Five Magical Films Fill Tropic Cinema Screens
Reviewed by Shirrel Rhoades
Yes, you can set your watch by Woody Allen, with few exceptions delivering a new movie each year like clockwork. This time it’s about magic. Not the time-traveling magic we found with “Midnight in Paris” or the off-the-screen fantasy of “The Purple Rose of Cairo,” but rather the magic of romance. Here in this 44th film from Woody Allen -- “Magic in the Moonlight” -- a curmudgeonly magician (Colin Firth) sets out to expose a mystic (Emma Stone) and finds love. Globe and Mail says, “The cinematography is radiant, the vintage cars and costumes are elegant, and if the comedy feels labored, it’s all too lightweight to matter.” And Mountain Xpress describes it as “A sparkling champagne cocktail of a romantic comedy only Woody Allen could make.”
“The Hundred-Foot Journey” has a magic of its own, a culinary experience where culture clashes are settled by good food and a seasoning of romance. Helen Mirren leads a Bollywood cast in this epicurean rom-com. Christian Science Monitor notes that director Lasse Hallström “follows the foodie-cinema aesthetic by filming the dishes in a gleaming sumptuousness designed to make you famished.” And Herald Sun adds, “The culinary craft on display is indeed mouth-watering, but it is the film’s winning collection of wonderful characters that will truly satisfy all tastes.”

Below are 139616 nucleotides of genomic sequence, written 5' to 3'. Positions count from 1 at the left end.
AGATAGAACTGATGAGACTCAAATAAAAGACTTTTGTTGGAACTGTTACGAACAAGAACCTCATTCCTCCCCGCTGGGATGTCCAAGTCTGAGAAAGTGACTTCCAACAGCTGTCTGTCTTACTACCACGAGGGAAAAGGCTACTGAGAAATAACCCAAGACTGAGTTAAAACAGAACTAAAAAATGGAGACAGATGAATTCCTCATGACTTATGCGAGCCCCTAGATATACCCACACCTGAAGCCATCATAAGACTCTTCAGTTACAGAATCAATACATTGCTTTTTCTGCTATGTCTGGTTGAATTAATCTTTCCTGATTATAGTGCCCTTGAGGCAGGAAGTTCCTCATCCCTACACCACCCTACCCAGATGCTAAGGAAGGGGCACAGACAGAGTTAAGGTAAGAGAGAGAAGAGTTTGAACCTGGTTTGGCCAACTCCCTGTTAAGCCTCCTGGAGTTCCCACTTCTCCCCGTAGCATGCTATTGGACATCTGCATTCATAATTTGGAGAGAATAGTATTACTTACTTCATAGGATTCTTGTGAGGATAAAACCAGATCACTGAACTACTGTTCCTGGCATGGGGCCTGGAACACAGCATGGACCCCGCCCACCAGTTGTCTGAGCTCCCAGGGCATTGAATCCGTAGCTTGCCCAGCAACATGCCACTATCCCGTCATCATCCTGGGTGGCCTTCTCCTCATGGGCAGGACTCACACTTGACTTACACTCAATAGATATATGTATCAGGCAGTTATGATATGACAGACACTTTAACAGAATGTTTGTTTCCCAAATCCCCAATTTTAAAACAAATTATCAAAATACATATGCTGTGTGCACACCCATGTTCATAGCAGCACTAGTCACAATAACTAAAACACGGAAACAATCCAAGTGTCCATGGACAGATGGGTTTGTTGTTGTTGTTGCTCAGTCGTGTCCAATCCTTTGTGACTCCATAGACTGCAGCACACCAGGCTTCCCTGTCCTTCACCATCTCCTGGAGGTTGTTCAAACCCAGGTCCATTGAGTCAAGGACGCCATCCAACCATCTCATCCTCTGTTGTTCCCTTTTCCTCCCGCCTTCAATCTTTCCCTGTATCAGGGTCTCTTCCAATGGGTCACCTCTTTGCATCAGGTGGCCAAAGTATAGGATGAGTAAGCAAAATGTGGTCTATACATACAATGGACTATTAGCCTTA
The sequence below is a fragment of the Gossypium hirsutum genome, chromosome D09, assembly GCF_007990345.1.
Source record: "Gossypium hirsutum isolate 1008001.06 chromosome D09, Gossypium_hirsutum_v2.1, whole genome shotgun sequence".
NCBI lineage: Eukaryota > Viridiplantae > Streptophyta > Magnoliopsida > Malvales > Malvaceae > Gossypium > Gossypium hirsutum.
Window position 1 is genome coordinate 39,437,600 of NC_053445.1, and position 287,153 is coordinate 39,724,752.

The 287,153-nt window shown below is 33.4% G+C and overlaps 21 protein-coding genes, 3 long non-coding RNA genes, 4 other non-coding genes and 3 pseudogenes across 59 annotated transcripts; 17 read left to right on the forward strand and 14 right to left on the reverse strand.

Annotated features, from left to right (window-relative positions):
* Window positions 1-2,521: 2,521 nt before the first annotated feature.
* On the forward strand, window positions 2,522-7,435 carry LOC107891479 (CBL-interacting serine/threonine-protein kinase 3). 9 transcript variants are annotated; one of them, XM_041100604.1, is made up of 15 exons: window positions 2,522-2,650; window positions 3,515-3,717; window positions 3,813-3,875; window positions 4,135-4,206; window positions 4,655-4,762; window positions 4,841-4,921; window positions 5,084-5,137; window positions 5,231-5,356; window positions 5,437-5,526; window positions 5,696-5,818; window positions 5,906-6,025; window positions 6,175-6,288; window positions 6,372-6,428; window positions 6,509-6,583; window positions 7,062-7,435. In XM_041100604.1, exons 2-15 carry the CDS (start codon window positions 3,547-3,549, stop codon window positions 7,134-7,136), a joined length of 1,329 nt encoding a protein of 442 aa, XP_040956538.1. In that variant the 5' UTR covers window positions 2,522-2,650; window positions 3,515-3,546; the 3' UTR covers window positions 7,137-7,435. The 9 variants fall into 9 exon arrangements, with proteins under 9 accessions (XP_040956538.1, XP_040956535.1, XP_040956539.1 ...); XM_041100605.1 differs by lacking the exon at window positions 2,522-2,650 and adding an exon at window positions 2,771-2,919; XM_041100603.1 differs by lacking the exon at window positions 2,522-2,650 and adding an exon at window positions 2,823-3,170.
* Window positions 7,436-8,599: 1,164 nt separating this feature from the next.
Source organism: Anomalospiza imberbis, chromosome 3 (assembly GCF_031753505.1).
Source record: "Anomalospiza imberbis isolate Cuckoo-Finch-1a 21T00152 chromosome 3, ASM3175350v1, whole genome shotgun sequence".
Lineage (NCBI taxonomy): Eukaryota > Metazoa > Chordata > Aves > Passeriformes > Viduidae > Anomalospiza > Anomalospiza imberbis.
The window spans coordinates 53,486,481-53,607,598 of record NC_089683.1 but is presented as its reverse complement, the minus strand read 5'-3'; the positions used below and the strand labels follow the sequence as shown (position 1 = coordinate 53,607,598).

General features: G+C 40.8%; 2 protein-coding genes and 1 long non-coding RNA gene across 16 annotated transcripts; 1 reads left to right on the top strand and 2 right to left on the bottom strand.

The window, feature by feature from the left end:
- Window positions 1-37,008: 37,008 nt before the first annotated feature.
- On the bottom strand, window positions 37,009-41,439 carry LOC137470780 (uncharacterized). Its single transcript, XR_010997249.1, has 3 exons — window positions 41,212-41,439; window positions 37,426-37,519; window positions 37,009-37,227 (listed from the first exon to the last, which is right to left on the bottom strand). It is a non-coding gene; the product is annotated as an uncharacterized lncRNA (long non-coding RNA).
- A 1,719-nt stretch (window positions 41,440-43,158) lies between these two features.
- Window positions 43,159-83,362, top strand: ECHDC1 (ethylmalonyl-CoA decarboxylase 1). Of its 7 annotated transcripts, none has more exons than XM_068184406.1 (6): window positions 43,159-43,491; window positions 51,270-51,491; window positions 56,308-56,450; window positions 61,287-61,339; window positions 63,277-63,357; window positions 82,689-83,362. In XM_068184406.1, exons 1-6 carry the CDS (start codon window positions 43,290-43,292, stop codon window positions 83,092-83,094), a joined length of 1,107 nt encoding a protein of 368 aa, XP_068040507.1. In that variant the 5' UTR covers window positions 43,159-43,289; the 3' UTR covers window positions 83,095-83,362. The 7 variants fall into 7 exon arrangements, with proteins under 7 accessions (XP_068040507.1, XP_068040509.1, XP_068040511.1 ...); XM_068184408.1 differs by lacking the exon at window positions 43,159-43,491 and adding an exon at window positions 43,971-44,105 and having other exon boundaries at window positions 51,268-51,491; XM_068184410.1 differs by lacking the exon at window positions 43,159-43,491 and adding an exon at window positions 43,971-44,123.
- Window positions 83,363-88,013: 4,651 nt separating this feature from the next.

“Boyhood” remains a feat of patient filmmaking, director Richard Linklater taking 12 years to make a movie about a Texas boy (Ellar Coltrane) growing to manhood despite a troubled mix-em-and-match-em home life. Detroit News proclaims, “Linklater has crafted what may be the most ingenious film of the century here and given it a tone like no other.” And Ozus’ World Movie Reviews calls it “one of the great films of modern times.”
The late Philip Seymour Hoffman’s final movie is a murky spy thriller based on the John Le Carre novel, “A Most Wanted Man.” In it, a German spymaster finds himself in competition with his own people as well as the American CIA. Matt’s Movie Reviews describes it as “a contemporary tale of terrorism and intelligence gathering that is as thrilling as it is relevant.” And Richard Roeper calls it “one of the best spy thrillers in recent years.”
“Dawn of the Planet of the Apes” is the 3D sequel to “Rise of the Planet of the Apes,” a retelling of the franchise that started with Charlton Heston discovering the Statue of Liberty buried in sand. Yep, apes rule the world. Forbes sees it as “an entertaining and intelligent piece of popcorn entertainment,” while Slate calls it “one of the most intelligent and entertaining big-studio releases of the summer so far.”
Five films -- all with a degree of cinematic magic about them.